Cornucopia, WI--After years of ringing the alarm bell about fraudulent Chinese organic production, the nation's preeminent organic farming watchdog, The Cornucopia Institute, applauded the federal government's current approach to enforcement and its transparency. On February 11, The Department of Agriculture (USDA) publicly released evidence of attempted fraud by a Chinese organic agricultural marketer.
The agency's National Organic Program (NOP) made public a fraudulent organic certificate produced by an uncertified supplier in China. The Chinese firm used the counterfeit certificate to represent non-organic crops, including soybeans, millet and buckwheat, as certified organic.
Ecocert, a French USDA accredited certifying agent whose name was illegally used on the fraudulent document, brought this issue to the attention of NOP officials at USDA, which regulates and oversees the American organic market.
"By working closely with certifying agents, and sharing concerns like this with the wider organic community, the USDA's National Organic Program is working as it was designed by Congress to protect ethical industry participants and the public," says Mark A, Kastel, Codirector of The Cornucopia Institute. "Unfortunately, this incident also serves as a stark reminder that imports from China are fraught with peril."
In its 2009 report on the organic soy industry, entitled Behind the Bean, The Cornucopia Institute raised concerns about organic soybeans imported from China. The recent finding by the USDA, spotlighting fraud by a Chinese supplier, confirms the suspicions Cornucopia documents that imported organic products cannot always be trusted and that domestically sourced organic soybeans are more desirable.
In the 2009 report, the Wisconsin-based farm policy research group estimated that as much as half of organic soybeans used in the US came from overseas, primarily China.
"This incident illustrates why so many responsible processors and marketers in the organic industry shun organic imports," states Charlotte Vallaeys, the Cornucopia report's lead author.
After multiple incidents of food contamination, including melamine in pet food, many US corporations are now, justifiably, leery of putting their brand name on products containing Chinese ingredients, conventional and organic.
Cornucopia had, since the middle part of the last decade, been voicing concerns about imported products from China. It had blasted the USDA, during the Bush administration, for providing oversight of domestic organic certification programs while, for years, ignoring imports from China.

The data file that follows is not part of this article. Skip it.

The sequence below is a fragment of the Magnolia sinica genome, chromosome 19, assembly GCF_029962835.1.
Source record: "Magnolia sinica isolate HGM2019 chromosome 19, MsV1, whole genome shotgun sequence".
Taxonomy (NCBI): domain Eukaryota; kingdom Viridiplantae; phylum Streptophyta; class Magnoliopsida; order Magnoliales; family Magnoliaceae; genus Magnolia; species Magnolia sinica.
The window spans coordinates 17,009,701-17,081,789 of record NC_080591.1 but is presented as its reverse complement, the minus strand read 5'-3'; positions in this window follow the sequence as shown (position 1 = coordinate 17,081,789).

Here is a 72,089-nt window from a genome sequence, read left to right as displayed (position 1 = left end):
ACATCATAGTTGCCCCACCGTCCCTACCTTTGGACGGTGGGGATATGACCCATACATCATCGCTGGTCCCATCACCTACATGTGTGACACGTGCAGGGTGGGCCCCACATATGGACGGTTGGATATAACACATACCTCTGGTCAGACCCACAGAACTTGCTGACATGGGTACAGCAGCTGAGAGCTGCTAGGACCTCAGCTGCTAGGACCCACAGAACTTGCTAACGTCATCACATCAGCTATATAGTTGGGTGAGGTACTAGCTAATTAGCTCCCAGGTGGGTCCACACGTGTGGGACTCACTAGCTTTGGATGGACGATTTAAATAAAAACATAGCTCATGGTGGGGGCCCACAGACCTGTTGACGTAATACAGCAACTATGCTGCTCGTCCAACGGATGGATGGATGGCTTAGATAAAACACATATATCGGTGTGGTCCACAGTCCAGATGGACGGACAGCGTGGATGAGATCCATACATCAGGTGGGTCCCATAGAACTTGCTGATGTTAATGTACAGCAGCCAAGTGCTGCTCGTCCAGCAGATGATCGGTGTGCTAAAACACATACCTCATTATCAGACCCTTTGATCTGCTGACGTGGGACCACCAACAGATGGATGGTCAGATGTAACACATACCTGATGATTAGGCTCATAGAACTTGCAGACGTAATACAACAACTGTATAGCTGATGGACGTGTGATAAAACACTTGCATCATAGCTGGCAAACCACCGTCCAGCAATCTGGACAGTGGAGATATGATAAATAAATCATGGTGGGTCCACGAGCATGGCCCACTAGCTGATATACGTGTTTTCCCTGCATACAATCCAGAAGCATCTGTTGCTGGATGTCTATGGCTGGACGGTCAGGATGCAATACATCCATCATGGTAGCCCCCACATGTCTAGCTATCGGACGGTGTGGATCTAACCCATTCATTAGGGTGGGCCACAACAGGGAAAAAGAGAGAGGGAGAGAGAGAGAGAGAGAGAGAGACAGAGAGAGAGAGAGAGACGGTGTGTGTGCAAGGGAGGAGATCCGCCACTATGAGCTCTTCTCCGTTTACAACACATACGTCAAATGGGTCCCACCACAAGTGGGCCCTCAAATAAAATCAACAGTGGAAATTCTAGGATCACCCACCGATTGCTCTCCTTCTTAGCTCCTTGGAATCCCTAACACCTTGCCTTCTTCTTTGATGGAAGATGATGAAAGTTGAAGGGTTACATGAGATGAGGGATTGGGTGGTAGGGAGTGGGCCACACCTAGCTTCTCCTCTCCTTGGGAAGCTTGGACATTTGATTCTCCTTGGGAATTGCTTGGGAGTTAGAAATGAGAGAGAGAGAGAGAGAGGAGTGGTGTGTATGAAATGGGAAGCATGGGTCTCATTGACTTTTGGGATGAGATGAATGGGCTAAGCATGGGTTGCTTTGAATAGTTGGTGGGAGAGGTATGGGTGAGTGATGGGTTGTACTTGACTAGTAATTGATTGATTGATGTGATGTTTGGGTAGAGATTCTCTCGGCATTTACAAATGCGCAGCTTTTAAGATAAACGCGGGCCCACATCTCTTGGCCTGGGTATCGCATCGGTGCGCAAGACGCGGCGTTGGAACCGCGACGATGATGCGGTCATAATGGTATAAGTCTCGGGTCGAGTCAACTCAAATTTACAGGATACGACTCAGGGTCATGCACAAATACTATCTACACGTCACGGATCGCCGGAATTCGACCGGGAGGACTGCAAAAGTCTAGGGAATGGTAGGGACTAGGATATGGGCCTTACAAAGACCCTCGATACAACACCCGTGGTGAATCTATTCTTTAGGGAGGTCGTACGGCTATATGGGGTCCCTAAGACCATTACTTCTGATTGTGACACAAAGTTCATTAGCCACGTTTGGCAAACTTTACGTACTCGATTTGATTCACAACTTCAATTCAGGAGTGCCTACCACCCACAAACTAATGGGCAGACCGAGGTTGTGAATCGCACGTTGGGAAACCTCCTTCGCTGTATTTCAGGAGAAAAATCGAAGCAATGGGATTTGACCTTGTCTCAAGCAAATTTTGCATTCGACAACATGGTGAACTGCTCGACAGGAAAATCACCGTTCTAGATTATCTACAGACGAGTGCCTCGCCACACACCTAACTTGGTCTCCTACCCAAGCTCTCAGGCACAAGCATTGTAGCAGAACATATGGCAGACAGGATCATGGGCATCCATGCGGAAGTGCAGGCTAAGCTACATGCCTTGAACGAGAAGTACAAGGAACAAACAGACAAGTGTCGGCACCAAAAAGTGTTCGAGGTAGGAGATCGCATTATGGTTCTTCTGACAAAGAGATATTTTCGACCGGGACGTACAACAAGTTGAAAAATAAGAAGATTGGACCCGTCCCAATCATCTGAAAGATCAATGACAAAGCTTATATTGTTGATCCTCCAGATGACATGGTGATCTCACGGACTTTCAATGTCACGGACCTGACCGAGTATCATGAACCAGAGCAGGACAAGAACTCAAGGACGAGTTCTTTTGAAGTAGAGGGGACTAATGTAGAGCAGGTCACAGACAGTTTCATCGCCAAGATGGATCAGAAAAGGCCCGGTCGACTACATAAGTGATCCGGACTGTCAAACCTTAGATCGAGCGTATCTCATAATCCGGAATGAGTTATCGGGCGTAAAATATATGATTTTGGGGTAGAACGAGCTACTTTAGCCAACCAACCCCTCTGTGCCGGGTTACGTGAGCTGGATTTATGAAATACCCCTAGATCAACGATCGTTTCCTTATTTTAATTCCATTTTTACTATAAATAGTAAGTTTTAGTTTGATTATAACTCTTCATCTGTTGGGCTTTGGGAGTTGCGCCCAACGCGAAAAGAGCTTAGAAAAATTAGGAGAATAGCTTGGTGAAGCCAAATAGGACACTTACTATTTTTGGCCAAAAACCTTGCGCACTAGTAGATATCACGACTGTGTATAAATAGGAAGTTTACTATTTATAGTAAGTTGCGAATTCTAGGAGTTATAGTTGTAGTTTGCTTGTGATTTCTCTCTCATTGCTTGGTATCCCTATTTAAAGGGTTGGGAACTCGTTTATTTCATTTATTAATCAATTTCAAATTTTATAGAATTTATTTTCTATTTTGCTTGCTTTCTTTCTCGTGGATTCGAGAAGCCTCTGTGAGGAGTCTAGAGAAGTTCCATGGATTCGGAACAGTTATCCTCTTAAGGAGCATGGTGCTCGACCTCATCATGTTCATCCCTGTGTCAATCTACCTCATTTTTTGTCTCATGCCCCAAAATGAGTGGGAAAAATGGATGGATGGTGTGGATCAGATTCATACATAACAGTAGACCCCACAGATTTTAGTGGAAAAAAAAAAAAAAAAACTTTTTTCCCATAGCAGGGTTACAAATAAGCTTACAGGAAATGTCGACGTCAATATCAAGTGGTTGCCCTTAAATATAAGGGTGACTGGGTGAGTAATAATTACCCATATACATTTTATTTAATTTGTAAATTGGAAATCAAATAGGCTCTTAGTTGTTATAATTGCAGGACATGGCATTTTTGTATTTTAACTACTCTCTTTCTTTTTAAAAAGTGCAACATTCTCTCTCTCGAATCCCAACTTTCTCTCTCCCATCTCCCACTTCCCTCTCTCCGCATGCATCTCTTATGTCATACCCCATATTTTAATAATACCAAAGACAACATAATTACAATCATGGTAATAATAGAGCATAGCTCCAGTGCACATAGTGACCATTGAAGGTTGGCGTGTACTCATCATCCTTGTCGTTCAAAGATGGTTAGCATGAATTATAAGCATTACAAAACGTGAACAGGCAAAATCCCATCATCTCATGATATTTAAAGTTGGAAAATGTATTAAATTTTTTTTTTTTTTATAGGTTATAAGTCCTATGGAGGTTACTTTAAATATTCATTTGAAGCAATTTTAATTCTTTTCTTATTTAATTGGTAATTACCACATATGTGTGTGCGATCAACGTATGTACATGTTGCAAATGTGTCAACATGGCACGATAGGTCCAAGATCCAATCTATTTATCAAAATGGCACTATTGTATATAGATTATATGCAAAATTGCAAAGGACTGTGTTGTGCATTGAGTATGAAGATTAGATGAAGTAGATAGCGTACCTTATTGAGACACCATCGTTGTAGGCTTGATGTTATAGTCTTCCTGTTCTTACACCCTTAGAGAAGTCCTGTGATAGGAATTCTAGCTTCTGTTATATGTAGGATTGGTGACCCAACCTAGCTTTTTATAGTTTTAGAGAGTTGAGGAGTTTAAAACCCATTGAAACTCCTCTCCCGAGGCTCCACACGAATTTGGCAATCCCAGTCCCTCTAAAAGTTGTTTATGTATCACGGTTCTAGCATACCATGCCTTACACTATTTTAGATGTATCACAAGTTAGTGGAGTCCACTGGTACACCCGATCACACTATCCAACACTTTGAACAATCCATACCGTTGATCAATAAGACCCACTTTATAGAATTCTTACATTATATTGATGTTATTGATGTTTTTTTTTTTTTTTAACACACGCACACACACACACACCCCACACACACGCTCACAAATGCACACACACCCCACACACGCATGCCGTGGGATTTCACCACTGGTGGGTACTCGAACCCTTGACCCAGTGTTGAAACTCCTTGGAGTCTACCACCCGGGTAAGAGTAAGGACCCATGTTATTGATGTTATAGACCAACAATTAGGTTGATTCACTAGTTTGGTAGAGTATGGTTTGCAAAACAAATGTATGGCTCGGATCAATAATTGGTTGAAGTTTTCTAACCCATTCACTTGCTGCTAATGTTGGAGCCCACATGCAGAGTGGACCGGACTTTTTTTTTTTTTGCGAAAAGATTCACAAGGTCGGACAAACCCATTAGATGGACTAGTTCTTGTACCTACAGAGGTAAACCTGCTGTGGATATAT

Cornucopia's report noted that imported soybeans are often shipped to the U.S. by corporations knowing nothing about the origin of the commodities over and above a single sheet of paper. The report stated: "It is all too easy to falsify these records, whether intentionally or unintentionally." Today's release by the USDA of a falsified organic certificate from China confirms these concerns.
Also in the report, Cornucopia raised a red flag over the lack of judicious organic oversight in China by the USDA. Cornucopia explained, based on documents it secured under the Freedom of Information Act, what happened when the USDA did finally sent auditors to China for the first time in 2007, a full five years after the federal organic standards took effect.
"This was the first time USDA staff members visited certifiers in China, Chinese processors, and Chinese farms to ensure that their procedures were in compliance with USDA organic standards," stated Kastel. "It was an inexcusable delay, especially given the history of widespread Chinese fraud in international commerce and fraudulent marketing of organic food in their domestic market, which had been well documented in the Chinese media."
In the entire country of China the USDA auditors only inspected two farms and two processors, finding serious violations at the time. No follow-up inspections were conducted to determine whether the noncompliances identified were aberrations or symptomatic of systemic problems.
Organic soybeans imported from China have become a prevalent source of animal feed used on industrial-scale organic livestock operations, especially in Western states. The reliance on imported organics has economically injured North American farmers, who are often unable to compete with the cheaper prices offered by Chinese firms.
In the current incident the NOP has not found evidence that any product was sold, labeled, or represented as organic using the fraudulent certificate. However, the full extent of the scandal is not known at this time.
"Although these violations may occur, the vigilance of the organic community will help abate them," said Miles McEvoy, NOP deputy administrator. "We are warning certifying agents and organic handlers to be on the lookout and to notify the NOP if anyone tries to sell organic products using fraudulent certificates."